Welcome to Indie Film Spotlight, a monthly column that will focus on independent films you may not have otherwise had a chance to ever hear about. Watch for exclusive content like cast and crew interviews and anything else we can throw your way!
Gerard Garilli, along with co-writer Kenneth Fleming and director Tony Picciotti, have created a family drama that takes two brothers through a personal struggle for survival that ultimately affects everyone around them. Garilli also stars in the picture along with Steve Mason, Justine Garilli, Pe'er Klein, and Joseph R. Gannascoli.
Jimmy (Gerard Garilli) and Todd (Mason) have been as close as brother's can possibly be and stand by each other's side no matter what kind of trouble they find themselves getting in to. While Jimmy struggles to make ends meet and keep a roof over his head, Todd has lived with the threat of alcohol looming over his and his girlfriend Michelle's (Justine Garilli) lives for some time. After a celebration dinner turns ugly, Todd finds himself in a desperate situation that only his brother can help him out of and, after they decide to leave town, they seem to only be able to dig themselves deeper into a hole they may not ever get out of.
One thing I love about independent films is just how unexpected they can be in just about every aspect of the filmmaking process. What really stands out about Fratello is how Gerard Garilli seems to have a very specific vision of what he wanted the movie to be and that effort clearly shows up on the screen.
I would say the main strength of the movie has to be how the story weaves through these people's lives using both Jimmy and Todd as the binding force connecting them all. The decisions made by the two brothers are used in great contrast as ways to show how the people around them are affected and even the most well intended of choices can turn out to have dire consequences for everyone involved.
While the acting performances are a little raw, everyone is very believable and, of course, having a heavyweight like Mr. Joseph R. Gannascoli on board, does nothing but help things along. Where the movie is lacking in production value, it makes up for in honest emotion and concise storytelling. You can really see a depth of talent coming from both behind and in front of the camera and it will be interesting to see what this virtual and literal family has in store down the road.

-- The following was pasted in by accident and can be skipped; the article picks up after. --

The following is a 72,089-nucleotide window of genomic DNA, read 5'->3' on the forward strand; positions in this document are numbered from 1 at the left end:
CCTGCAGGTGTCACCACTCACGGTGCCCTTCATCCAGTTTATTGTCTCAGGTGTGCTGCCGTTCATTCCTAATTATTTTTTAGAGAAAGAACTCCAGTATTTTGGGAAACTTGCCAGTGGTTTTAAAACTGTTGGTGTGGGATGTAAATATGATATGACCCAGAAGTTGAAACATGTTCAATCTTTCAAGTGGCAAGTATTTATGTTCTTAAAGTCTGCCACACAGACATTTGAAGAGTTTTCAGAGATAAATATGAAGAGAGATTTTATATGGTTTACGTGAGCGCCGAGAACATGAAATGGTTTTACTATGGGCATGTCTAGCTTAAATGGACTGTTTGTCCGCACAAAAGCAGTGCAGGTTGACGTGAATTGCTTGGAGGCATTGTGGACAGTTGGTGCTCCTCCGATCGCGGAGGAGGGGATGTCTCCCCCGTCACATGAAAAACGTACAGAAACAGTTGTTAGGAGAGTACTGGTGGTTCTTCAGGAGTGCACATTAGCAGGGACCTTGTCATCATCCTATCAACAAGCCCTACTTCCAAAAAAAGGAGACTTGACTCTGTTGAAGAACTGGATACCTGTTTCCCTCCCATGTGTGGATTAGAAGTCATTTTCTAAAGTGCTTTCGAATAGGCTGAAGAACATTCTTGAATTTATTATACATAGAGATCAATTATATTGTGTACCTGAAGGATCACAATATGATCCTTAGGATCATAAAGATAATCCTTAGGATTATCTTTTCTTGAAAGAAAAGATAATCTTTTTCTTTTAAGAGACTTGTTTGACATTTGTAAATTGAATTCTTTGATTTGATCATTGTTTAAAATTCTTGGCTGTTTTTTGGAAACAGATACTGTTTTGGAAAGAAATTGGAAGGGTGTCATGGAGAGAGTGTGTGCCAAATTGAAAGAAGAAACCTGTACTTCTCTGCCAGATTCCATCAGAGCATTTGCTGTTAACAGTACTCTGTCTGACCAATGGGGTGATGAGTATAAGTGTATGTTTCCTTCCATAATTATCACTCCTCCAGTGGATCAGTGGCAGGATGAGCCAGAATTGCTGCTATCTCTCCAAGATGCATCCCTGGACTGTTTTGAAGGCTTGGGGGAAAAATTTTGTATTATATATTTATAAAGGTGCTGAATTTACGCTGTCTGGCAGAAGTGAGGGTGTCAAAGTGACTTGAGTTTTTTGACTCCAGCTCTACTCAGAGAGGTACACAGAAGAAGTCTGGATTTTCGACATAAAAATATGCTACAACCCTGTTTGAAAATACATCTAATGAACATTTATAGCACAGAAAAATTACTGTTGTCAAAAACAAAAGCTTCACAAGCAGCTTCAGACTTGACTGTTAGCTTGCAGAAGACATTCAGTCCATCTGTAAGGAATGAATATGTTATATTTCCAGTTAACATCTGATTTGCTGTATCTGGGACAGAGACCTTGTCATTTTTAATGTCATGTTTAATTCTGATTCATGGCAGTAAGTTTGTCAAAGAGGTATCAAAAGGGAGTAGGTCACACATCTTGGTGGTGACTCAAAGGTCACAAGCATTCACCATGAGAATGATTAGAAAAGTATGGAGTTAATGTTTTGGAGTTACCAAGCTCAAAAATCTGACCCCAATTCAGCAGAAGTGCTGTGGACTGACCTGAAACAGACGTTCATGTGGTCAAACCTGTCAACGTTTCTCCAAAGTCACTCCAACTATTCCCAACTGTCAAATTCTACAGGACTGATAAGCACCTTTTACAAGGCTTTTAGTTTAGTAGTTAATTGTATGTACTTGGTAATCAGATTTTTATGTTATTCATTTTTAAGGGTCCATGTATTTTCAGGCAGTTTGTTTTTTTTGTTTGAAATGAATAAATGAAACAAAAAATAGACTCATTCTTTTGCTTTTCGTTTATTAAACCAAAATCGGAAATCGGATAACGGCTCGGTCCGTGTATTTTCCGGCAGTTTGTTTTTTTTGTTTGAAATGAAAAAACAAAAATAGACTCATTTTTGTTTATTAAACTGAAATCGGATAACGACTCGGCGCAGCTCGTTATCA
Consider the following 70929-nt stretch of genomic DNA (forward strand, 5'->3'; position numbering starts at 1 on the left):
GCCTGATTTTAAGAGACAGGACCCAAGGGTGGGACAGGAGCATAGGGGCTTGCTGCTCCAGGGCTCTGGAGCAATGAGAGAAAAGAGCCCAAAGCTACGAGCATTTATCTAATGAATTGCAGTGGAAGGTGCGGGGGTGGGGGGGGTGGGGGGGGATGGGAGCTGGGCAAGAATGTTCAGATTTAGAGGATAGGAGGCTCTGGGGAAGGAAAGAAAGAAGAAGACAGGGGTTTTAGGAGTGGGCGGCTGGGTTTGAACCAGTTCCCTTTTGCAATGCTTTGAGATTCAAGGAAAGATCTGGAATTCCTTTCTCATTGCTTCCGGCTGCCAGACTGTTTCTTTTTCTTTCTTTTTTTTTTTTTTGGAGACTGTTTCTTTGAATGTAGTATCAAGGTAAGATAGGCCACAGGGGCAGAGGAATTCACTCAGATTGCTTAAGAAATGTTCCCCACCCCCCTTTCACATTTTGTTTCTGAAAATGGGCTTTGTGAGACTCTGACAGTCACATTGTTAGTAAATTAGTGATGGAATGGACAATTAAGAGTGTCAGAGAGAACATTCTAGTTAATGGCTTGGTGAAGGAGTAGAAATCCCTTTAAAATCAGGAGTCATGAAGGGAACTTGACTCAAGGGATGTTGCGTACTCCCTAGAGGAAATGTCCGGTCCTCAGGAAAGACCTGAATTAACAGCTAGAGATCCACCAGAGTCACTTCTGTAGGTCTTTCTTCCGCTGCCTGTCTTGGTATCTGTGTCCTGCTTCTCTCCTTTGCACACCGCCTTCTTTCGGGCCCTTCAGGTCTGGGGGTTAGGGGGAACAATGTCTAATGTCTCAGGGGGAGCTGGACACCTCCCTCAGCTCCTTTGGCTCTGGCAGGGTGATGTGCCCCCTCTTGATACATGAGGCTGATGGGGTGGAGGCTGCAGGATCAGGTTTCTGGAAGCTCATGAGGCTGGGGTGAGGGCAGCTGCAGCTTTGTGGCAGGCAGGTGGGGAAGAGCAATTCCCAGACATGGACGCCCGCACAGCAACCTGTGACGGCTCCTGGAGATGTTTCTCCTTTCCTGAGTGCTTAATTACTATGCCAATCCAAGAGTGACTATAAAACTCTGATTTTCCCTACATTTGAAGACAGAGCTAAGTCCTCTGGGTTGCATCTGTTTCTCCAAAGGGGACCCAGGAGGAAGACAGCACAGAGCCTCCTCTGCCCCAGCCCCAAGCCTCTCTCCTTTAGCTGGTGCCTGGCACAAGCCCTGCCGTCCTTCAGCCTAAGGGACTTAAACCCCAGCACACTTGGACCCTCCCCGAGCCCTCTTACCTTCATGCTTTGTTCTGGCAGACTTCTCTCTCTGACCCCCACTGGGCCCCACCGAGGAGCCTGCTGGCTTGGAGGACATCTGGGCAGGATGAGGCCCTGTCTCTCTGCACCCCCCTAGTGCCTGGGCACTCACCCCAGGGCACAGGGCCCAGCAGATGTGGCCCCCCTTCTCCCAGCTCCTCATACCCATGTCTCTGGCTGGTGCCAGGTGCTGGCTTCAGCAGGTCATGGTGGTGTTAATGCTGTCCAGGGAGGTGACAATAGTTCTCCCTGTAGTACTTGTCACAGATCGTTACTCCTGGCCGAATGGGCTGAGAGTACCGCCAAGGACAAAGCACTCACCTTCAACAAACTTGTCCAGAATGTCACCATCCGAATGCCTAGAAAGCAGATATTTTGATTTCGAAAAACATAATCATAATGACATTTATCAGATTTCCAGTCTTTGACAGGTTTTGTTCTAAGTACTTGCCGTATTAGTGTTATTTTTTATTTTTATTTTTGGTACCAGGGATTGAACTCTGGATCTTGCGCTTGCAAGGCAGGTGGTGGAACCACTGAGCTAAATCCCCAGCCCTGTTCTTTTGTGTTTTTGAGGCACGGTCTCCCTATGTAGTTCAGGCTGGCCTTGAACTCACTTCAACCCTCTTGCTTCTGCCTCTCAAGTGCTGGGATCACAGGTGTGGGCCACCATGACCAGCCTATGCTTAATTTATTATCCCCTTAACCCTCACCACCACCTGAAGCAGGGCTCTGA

Check out my exclusive interview with Gerard Garilli!
My first question came to mind while watching the story as this seems to be a very personal story. Can you give a little insight on where it originated from and what inspired it?
Believe it or not the story had nothing to do with my life. I wanted to create a gritty, realistic, and dark story that would challenge me and set it on my home turf in Northern New Jersey. I feel anybody with a sibling can relate to the story. No matter how much a sibling gets on your last nerve you got their back no matter what. I have two sisters who I adore. I never had a brother.
I met Steve Mason, who plays Todd, and Pe'er Klein, who plays Matt, on a TV pilot we shot that wasn't picked up. The three of us hit it off on set and knew right away we wanted to collaborate on projects together. I'm a big movie fan. I have over 1,000 Blu Rays so watching movies was basically my filmmaking school. The few movies that played a major inspiration for Fratello were "The Machinist" starring Christian Bale & obviously "The Sopranos" because it was shot in similar locations we shot and there's a cast member from the show that's in Fratello.
Did you have any issues with securing locations? They all seem like very real, lived in places.
Oh yeah. The locations were pretty specific. I wanted it to look as real as possible. We had no make up artist except for a few scenes. I basically went to each establishment and asked if we could shoot here and they all gave me their blessing and I'm very thankful.
The shootout scene is actually pretty impressive given the budget you were working with. What was the most difficult part of putting that together?
Thank you! Yeah we were on a budget. It's crazy how money goes while on set. I never realized it until we started shooting. I didn't go to film school. I feel like the best film school is being on a set and actually filming it. The only difficult part about that scene was the extras didn't show up! I had 15 extras locked in for that scene. So I called a bunch of my friends and my dad came down. You can actually see him in the background.
Wow, that's an amazing story and perfect that you were able to count on family to make it happen. Thank you very much for giving some insight into the creative process behind Fratello.
Finally, where can people find Fratello?
Thank you so much! Fratello is real close to locking down digital distribution, but for now you can purchase the DVD at CreateSpace.com as well as on Amazon.com.